Posted June. 17, 2010 12:45,
Olympic figure skating champion Kim Yu-na staged the most beautiful performance in the sports history at the Vancouver Winter Olympics in February. She burst into tears after finishing her free skating session, causing many of her compatriots to weep with her.
Another ethnic Korean sports star has made headlines for crying. North Korean soccer striker Jong Tae Se, 26, (Kawasaki) burst into tears even before his team played its first Group G match against Brazil at the World Cup in South Africa.
He was seen weeping while entering the stadium and cried when the Norths national anthem was played.
Jong appeared in a TV commercial for a South Korean pharmaceutical company, showing how familiar he is to South Koreans. When South Korean fans watched him weep while the Norths national anthem was played, they also felt emotional.
A major topic of conversation Wednesday was Jongs tears, which were also featured on the homepage of FIFA, soccers world governing body.
The North Korea-Brazil game drew attention long before kickoff. Brazil is atop the FIFA world rankings and the North is the lowest ranked team (105th) among the 32 countries in the World Cup.
Brazil prevailed, 2-1, but the attention was squarely focused on North Korea. In the game, the North gave the Latin American powerhouse all it could handle, with Brazil coach Dunga saying, The Norths squeezing defense was close to perfection and allowed no space to penetrate.
Foreign media including Eurosport and Goal.com gave higher grades to North Korean players than to their Brazilian counterparts. Eurosport also picked Jong Man of the Match.
The striker distinguished himself in the match as a star irrespective of his tears and offensive capability. A German reporter said, The big physique and powerful play shown by Jong Tae Se would fit nicely in the Bundesliga. It will be no surprise to see a (European) pro team recruiting him.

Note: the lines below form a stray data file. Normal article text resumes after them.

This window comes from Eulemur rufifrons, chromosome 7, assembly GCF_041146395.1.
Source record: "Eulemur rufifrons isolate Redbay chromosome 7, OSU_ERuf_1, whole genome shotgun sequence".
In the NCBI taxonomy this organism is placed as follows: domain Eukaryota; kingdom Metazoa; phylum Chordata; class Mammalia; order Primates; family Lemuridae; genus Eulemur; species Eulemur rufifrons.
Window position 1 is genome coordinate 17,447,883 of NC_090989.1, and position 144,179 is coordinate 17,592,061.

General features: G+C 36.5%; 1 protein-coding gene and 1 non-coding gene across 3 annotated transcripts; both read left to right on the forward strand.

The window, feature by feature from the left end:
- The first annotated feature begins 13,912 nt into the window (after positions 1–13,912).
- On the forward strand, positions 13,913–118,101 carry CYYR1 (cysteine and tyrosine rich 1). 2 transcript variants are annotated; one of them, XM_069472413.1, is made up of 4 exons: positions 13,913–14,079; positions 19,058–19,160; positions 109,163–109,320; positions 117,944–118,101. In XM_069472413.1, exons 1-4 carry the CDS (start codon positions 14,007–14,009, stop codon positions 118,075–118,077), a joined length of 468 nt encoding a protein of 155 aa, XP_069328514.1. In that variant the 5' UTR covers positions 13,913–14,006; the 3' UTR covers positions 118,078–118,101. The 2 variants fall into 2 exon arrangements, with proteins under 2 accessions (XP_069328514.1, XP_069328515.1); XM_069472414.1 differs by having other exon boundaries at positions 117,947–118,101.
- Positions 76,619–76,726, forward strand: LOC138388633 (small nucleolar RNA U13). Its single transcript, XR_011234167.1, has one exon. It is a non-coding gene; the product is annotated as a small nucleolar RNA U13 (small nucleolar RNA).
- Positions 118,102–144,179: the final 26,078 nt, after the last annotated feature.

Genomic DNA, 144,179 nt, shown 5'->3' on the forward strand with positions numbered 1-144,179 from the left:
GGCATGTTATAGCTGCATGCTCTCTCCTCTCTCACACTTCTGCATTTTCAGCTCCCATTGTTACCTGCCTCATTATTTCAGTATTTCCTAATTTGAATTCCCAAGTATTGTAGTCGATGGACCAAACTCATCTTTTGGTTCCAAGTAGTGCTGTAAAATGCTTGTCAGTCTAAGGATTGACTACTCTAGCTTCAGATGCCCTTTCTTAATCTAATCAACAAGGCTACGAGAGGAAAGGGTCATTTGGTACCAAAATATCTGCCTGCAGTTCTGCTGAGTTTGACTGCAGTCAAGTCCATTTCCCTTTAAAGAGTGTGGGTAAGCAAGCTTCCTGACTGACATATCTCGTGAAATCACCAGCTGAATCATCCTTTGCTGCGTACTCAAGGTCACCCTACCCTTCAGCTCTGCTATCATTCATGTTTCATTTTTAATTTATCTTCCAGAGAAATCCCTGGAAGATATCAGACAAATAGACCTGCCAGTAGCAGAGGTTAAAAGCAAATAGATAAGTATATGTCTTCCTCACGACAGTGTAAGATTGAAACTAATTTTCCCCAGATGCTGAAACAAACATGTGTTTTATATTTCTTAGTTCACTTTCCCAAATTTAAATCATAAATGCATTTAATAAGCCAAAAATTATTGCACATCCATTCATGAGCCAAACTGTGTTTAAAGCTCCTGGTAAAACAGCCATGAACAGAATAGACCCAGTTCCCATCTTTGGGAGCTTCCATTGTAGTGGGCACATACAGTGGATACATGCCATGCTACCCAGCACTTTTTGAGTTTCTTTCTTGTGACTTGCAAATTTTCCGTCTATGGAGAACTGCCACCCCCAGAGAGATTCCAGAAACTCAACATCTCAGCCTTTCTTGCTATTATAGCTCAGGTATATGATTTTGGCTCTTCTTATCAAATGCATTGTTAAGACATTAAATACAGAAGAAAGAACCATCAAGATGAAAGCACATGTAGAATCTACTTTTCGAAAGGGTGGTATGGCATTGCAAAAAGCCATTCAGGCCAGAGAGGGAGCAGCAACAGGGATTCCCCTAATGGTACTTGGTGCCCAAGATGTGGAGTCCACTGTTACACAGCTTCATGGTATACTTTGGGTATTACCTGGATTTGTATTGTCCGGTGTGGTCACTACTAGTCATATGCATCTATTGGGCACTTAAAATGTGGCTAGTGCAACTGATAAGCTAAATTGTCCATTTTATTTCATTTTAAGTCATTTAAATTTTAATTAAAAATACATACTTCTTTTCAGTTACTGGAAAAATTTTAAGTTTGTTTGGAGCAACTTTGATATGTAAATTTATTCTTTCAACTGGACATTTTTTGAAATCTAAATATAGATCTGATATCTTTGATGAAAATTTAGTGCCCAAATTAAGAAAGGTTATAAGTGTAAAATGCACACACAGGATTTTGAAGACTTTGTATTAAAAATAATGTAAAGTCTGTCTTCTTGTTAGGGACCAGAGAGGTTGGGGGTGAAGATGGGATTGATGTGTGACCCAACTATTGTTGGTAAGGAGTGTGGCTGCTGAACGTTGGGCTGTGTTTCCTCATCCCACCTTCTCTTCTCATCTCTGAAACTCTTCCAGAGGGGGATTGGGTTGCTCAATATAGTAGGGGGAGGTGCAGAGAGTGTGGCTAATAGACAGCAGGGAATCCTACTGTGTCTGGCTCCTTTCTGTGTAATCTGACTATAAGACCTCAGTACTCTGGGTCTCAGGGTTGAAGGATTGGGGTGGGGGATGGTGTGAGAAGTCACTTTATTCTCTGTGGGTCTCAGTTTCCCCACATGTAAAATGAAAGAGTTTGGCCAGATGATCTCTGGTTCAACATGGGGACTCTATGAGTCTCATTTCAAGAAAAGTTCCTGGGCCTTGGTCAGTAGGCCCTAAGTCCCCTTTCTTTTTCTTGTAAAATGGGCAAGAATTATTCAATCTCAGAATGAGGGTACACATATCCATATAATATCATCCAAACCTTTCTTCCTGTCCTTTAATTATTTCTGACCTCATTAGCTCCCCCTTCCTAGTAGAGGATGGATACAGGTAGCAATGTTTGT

Jong spoke fluent Portuguese when interviewed by a Brazilian reporter after the event. He was born in Japan and plays in the Japanese pro league, but also speaks good English. He can effectively speak four languages, including Korean.
He likes talking in public. After the North lost 3-1 in an exhibition game versus Nigeria June 7, most North Korean players and team staff, including head coach Kim Jong Hun, hurriedly left the ground to dodge South Korean reporters.
Jong stayed to face the media, however. If South Koreas swift forwards can attack Nigeria through one-on-one passes, South Korea can easily dismantle the Nigerian defense, he said.
He is also posting entries on his Japanese blog during the World Cup, living up to his status as a new generation star.
Jongs personal background also fully reflects the modern history of the Korean Peninsula. Born as a third-generation ethnic Korean in Japan, he has South Korean nationality because of his father.
His mother is North Korean, but both his elder sister and brother hold South Korean passports. His elder brother Jong Il Se plays goalie for Chungju Hummel, a corporate semi-pro team in South Korea.
While attending a school affiliated with a pro-North Korea group in Japan, he grew to believe that his motherland is North Korea. After starting soccer, he dreamed of playing for the North but could not due to his South Korean nationality.
Since the South does not allow dual citizenship, he had to change his nationality to play for the North. The South also does not recognize the North as a legitimate country, however, so he could not give up his nationality.
He sent a written appeal to FIFA explaining his family history and the historical background of the two Koreas. The body accepted the appeal, and he joined the North Korean team in July 2007.
After the Brazil game, Jong burst into tears again lying on the ground. He said he regrets that his team failed to win and that he did not score.
On his tears shed before the match, he said, I wept because I was so excited to participate in the World Cup and play against the worlds strongest team.